As Omicron continues to spread rapidly across the country—and the world—it’s become clear that some Omicron symptoms are different from those of previous COVID-19 variants. People are reporting less loss of taste and smell and more cold-like symptoms, for starters. And there’s one symptom in particular that keeps coming up with Omicron: a headache.
Early data from the U.K. published in the BMJ lists headache as one of the most common symptoms of Omicron, along with a runny nose and fatigue. Twitter is also flooded with anecdotal reports of headaches tied to Omicron.
Data from the Washington State Department of Health released last week show just how common a headache is with Omicron: A whopping 65% of patients reported having one, making it the most common symptom the health department detected in people with the variant.
Of course, headaches are common and can be caused by a slew of different things. So, what should you do if you develop a headache right now? Doctors break it down.
Why might Omicron cause a headache?
It’s important to note that a headache isn’t a new symptom of COVID-19. The Centers for Disease Control and Prevention (CDC) cites headache as one of the most common COVID-19 symptoms in a list that hasn’t been updated since February 2021. Other symptoms include:
Fever or chills
Shortness of breath or difficulty breathing
Muscle or body aches
New loss of taste or smell
Congestion or runny nose
Nausea or vomiting
That said, many are pointing out that a headache seems to be more common with Omicron than it was with Delta and other variants, and the data seem to back that up.
But…why? “Many respiratory viruses—including COVID—cause headaches,” says infectious disease expert Amesh A. Adalja, M.D., a senior scholar at the Johns Hopkins Center for Health Security.
Doctors say there can be a few reasons why this happens with Omicron. “The general thought is that your body is experiencing an inflammatory reaction as it fights off the virus,” says William Schaffner, M.D., an infectious disease specialist and professor at the Vanderbilt University School of Medicine. “A headache, along with fatigue, fever, and other signs are all part of that inflammatory symptom complex.”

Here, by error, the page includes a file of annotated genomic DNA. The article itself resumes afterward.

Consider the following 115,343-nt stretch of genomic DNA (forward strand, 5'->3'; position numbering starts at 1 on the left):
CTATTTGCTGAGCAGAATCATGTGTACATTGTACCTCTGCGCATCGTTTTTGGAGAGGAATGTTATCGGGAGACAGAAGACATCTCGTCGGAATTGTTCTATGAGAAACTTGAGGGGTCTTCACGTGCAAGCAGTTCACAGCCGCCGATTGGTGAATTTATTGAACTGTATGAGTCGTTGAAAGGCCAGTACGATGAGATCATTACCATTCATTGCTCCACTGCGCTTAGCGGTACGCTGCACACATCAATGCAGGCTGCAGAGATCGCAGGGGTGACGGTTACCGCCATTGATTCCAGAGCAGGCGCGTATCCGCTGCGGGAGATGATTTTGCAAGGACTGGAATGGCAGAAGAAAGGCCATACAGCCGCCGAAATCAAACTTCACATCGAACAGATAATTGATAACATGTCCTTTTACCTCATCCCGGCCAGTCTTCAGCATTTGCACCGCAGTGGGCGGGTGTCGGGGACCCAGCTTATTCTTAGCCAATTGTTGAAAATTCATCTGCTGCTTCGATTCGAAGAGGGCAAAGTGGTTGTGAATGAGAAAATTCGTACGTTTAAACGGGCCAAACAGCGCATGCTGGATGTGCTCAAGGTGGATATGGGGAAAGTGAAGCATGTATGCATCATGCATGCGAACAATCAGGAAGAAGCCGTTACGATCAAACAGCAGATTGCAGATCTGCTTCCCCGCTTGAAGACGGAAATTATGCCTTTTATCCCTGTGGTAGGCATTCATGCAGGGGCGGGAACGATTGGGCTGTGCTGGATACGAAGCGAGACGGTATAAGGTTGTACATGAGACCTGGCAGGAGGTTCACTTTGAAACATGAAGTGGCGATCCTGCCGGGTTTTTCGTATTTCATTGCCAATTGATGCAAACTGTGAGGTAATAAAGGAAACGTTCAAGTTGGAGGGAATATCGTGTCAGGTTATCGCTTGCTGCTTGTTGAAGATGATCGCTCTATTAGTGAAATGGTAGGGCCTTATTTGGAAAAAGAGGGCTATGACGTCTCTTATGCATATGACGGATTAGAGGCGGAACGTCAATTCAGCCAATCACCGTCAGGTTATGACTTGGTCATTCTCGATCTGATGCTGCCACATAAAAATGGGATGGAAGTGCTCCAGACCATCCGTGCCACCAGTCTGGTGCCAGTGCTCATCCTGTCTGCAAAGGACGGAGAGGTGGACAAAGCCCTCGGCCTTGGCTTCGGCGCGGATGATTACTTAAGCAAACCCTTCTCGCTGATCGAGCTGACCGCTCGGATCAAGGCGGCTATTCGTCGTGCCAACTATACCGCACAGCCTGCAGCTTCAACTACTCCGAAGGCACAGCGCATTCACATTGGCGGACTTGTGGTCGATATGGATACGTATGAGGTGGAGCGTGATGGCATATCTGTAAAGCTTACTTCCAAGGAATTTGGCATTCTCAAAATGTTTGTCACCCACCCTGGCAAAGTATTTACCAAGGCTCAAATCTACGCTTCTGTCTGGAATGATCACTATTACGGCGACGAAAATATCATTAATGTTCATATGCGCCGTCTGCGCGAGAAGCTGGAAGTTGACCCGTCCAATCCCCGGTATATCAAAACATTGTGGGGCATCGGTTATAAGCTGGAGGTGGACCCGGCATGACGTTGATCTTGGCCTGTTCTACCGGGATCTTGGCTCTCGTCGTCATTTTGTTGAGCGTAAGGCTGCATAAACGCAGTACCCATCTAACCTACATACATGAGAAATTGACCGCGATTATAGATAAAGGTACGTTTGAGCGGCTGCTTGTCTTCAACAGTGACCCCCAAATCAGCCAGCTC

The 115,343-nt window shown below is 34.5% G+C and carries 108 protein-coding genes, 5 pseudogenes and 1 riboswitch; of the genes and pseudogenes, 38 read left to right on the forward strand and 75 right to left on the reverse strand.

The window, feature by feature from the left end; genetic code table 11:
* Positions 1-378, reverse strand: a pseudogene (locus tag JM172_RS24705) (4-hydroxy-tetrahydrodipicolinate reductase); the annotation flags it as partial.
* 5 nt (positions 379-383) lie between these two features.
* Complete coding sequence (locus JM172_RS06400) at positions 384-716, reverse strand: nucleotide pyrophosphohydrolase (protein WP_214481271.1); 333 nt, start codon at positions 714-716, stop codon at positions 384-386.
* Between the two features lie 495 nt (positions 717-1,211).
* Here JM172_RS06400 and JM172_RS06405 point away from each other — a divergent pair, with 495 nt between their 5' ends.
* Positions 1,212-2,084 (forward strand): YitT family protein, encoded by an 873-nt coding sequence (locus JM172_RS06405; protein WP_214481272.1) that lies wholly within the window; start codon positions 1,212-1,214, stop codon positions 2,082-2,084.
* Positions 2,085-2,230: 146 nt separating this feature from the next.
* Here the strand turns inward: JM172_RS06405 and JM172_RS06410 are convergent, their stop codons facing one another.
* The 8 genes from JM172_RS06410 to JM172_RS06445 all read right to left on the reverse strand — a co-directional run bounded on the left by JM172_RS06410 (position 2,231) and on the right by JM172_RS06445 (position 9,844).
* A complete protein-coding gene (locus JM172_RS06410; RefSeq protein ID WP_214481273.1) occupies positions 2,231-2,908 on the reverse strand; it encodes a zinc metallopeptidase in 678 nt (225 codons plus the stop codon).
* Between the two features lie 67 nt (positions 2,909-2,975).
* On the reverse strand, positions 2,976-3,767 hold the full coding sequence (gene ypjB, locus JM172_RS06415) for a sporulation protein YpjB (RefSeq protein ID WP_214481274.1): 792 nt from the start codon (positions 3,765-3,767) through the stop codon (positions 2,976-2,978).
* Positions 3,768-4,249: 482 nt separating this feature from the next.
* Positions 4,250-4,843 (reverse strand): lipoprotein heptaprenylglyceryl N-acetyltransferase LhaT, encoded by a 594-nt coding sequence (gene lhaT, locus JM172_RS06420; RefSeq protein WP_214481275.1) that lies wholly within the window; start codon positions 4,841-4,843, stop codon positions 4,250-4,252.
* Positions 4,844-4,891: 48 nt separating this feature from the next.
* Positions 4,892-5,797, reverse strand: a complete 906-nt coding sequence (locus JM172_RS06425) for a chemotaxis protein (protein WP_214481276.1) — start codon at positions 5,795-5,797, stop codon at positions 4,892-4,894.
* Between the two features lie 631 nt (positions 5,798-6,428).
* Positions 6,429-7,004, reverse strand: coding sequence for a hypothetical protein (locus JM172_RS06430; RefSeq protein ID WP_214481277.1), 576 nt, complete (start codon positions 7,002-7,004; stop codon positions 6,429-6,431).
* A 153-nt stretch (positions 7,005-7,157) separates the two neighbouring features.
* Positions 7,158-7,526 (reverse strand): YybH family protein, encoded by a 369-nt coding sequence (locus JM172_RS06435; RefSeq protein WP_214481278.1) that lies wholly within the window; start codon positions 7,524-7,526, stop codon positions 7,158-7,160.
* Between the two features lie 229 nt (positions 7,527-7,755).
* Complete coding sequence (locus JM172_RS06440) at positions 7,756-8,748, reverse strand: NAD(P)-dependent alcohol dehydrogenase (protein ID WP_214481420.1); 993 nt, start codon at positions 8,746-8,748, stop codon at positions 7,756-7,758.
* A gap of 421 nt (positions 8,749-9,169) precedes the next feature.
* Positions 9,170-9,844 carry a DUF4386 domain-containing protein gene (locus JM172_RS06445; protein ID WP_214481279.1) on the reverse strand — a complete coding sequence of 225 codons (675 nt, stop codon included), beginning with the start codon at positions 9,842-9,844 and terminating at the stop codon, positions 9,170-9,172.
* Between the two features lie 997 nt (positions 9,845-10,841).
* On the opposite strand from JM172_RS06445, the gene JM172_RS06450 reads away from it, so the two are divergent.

But Omicron in particular seems to focus more on the upper respiratory tract, which includes your sinuses, says Thomas Russo, M.D., professor and chief of infectious disease at the University at Buffalo in New York. “A headache commonly occurs with inflammation of the sinuses,” he points out. Add in other factors like the stress of having COVID-19, and Dr. Russo says it’s “highly plausible” that people infected with Omicron would develop a headache.
There’s also this to consider, too, per Dr. Adalja: Symptoms of Omicron are more mild in general than previous variants—especially in people who are fully vaccinated against COVID-19—and that may make symptoms like a headache more noticeable than it was with previous variants.
What does an Omicron headache feel like?
“Headache” is a pretty broad term that can range from having a minor twinge to a full-blown migraine. But Dr. Schaffner says that an Omicron headache is “more likely to be frontal,” meaning you’ll probably feel it in your forehead vs. the back of your head.
“You may also tap over your sinuses in your forehead and cheekbone and have pain,” Dr. Russo says.
What to do if you develop a COVID-19-related headache right now
If you happen to get a headache right now, Dr. Adalja says you shouldn’t jump to conclusions. “An isolated headache is not something that I would attribute to COVID-19 because there are many, many causes of headaches,” he says.
But, if you develop a headache along with other COVID-19 symptoms, Dr. Schaffner says it’s time to take a test. You also might want to consider getting tested if you develop a headache and you’ve had a recent known exposure to COVID-19, Dr. Russo says. “If you’re in a household where most people are positive, for example, it may be a harbinger of things to come,” he adds.
How to treat a headache from Omicron
The best way to treat a headache due to Omicron is the same way you’d treat a headache in most other situations, Dr. Schaffner says. He recommends taking acetaminophen to reduce your pain and making sure you continue to drink plenty of fluids (dehydration can make your headache worse).
“If that doesn’t work, up your game to NSAIDs like ibuprofen or naproxen,” Dr. Russo says. (These medications help block pain and reduce inflammation in a different way from acetaminophen.) And, if your headache seems to be related to inflammation in your sinuses, Dr. Russo suggests taking a decongestant as well to help relieve pressure in the area.
Again, though, if you happen to develop a headache but have no other symptoms of COVID-19, you shouldn’t panic and assume you have the virus. “It could be from anything,” Dr. Schaffner says.
This article is accurate as of press time. However, as the COVID-19 pandemic rapidly evolves and the scientific community’s understanding of the novel coronavirus develops, some of the information may have changed since it was last updated. While we aim to keep all of our stories up to date, please visit online resources provided by the CDC, WHO, and your local public health department to stay informed on the latest news. Always talk to your doctor for professional medical advice.
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